RLX, China’s largest e-cigarette company makes its public market debut on the NYSE
Vaping has many side effects, amongst them is a potential loss of returns.
On Jan. 22, RLX, China’s largest e-cigarette company, had its debut on the New York Stock Exchange — doubling on its first day of trading.
Addiction “without” consequences
Founded in 2018, RLX rapidly grew to a $35b business on the popularity of vaping — capturing 63% of the Chinese e-cigarette (vaping) market. In the first 9 months of 2020:
- Sales grew 93% to $324m USD compared to the previous year.
- Became profitable in its first year with an average profit margin of 6.7% in the past 2 years.
Despite China banning the sale of online e-cigarettes in 2019, RLX continued to grow. RLX primarily sells its products to 110 offline distributors, who supplies retail outlets across China.
Warning: Vaping can lead to serious regulations
China is the largest vaping market with over 300m smokers and the market is expected to grow exponentially over the next few years…
- According to research firm CIC, the Chinese vaping market is expected to grow from $1.5b in 2019 to $11.3b in 2023.
- 1.2% of Chinese smokers use vapes vs. 32.4% in the US.
But don’t let the growth deceive you. Vape companies have struggled to expand internationally with e-cigarettes sales banned in 41 countries including India, Brazil and Australia. Over the past 2 years, youth vaping and health concerns became major issues and e-cigarette companies were to blame.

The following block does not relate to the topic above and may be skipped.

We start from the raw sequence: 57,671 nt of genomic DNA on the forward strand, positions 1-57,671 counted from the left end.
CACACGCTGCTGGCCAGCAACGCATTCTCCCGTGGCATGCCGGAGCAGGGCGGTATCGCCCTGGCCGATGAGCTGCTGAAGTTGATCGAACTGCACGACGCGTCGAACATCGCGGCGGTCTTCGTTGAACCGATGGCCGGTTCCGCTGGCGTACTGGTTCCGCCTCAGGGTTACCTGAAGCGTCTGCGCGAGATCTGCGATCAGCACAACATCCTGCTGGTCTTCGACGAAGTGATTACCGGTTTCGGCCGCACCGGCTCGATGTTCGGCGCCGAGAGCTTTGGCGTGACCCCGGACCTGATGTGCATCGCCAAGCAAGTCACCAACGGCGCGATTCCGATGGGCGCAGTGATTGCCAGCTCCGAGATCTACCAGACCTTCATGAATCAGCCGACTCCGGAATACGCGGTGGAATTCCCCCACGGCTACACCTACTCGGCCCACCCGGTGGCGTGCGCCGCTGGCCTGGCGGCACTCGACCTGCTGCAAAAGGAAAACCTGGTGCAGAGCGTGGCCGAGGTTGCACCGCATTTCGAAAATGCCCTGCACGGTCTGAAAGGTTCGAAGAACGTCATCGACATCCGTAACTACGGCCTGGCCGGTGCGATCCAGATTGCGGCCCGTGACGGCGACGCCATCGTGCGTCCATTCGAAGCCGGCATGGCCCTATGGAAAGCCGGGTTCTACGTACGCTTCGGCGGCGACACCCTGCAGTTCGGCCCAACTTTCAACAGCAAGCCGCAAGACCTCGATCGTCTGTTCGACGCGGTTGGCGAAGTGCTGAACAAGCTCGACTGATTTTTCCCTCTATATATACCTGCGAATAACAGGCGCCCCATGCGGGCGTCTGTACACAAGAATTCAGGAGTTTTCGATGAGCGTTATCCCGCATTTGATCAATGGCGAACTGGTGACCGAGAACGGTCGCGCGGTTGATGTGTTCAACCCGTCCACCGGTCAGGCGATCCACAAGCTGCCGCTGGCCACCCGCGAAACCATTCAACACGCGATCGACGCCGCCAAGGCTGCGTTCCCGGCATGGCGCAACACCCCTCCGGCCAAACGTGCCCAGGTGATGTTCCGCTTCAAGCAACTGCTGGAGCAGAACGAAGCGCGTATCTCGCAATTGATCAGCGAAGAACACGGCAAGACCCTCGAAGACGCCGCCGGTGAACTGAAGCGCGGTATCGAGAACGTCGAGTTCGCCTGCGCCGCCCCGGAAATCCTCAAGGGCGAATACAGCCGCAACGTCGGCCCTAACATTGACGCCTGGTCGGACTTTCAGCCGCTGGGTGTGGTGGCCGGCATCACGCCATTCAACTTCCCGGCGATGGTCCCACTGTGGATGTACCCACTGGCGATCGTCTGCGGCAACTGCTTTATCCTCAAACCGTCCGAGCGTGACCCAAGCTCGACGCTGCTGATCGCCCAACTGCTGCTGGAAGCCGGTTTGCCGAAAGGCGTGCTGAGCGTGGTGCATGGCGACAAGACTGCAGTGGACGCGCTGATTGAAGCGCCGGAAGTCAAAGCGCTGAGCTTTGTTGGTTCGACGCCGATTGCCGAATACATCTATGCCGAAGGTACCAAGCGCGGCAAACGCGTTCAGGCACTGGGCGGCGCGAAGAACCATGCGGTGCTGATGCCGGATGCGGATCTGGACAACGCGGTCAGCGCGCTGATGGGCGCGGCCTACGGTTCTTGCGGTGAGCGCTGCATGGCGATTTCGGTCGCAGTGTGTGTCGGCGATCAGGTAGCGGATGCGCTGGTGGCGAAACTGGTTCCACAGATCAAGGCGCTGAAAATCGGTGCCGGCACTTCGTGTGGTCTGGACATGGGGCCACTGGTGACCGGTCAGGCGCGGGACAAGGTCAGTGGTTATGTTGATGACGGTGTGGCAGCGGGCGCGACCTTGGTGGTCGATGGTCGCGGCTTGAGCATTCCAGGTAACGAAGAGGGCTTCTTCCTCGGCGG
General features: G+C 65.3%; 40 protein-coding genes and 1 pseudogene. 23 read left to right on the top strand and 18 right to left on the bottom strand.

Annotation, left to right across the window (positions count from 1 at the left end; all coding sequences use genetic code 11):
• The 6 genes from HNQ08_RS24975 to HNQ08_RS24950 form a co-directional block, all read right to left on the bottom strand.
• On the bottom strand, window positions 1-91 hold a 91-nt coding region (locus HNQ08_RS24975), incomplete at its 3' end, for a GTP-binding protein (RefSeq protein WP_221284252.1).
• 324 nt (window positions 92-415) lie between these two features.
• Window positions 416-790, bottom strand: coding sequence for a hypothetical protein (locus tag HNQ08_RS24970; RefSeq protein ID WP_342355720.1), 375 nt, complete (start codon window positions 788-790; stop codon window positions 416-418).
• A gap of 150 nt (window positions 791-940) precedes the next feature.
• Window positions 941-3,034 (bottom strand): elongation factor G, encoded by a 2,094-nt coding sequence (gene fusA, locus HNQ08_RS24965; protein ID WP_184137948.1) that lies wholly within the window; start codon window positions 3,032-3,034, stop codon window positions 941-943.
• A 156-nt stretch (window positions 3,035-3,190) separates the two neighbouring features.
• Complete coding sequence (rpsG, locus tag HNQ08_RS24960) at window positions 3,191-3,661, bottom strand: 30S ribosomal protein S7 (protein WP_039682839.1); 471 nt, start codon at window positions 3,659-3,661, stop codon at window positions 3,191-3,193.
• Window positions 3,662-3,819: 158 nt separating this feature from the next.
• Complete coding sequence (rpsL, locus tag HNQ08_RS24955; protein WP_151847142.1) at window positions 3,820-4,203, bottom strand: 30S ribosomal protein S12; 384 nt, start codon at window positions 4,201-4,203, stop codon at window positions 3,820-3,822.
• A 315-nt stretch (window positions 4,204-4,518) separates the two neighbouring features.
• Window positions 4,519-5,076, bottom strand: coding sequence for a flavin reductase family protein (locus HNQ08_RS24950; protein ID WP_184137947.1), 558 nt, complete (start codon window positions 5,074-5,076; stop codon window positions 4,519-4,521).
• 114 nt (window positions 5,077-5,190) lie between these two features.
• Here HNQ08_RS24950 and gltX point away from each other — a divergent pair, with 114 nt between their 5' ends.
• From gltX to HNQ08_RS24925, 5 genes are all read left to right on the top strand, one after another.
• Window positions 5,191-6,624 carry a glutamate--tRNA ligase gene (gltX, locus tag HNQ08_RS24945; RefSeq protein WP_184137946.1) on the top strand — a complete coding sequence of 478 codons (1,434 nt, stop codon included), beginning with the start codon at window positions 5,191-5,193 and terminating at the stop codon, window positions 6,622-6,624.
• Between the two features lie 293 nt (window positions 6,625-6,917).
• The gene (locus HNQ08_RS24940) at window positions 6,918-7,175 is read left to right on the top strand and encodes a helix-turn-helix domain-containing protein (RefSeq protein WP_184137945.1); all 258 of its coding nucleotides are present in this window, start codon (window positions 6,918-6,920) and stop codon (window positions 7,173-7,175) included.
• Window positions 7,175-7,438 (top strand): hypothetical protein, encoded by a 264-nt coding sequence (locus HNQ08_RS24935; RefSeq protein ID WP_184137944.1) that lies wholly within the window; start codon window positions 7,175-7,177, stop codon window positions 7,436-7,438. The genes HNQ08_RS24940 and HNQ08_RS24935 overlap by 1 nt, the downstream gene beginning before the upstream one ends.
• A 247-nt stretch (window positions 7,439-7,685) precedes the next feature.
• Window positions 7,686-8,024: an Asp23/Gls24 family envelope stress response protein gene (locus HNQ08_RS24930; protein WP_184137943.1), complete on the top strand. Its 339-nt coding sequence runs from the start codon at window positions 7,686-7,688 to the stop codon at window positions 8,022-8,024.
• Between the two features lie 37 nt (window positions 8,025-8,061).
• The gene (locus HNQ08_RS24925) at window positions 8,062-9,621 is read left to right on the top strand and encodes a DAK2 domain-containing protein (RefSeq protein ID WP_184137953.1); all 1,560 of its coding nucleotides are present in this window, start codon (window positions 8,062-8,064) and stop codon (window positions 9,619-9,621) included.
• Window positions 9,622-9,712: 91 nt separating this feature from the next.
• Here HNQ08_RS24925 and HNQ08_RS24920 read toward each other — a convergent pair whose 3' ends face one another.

Juul, the largest e-cigarette maker in the US, saw its value fall 73% within 2 years — from $38b in 2018 to $10b in 2020. Altria, the maker of Marlboro, saw an $11.2b write-down on its investment in Juul.
For investors… Balancing the risks and growth opportunities
If China were to regulate or ban the sale of e-cigarettes — as many countries have done — an entire industry could be shut down overnight. These regulations could come in the form of:
- Sales ban — which could destroy the company.
- Health disclosures — which would impact public perception and slow growth.
- Restrictions on marketing — which would limit their marketing reach and slow growth.
Investing in Chinese companies carries another risk — these companies have fewer financial reporting requirements that could lead to fraud.
For e-cigarette companies to succeed, they’ll have to convince health boards that the benefits of e-cigarette outweigh the costs — mainly helping smokers quit. They’ll also have to fend off lobbyists from tobacco companies who compete directly with e-cigarettes companies.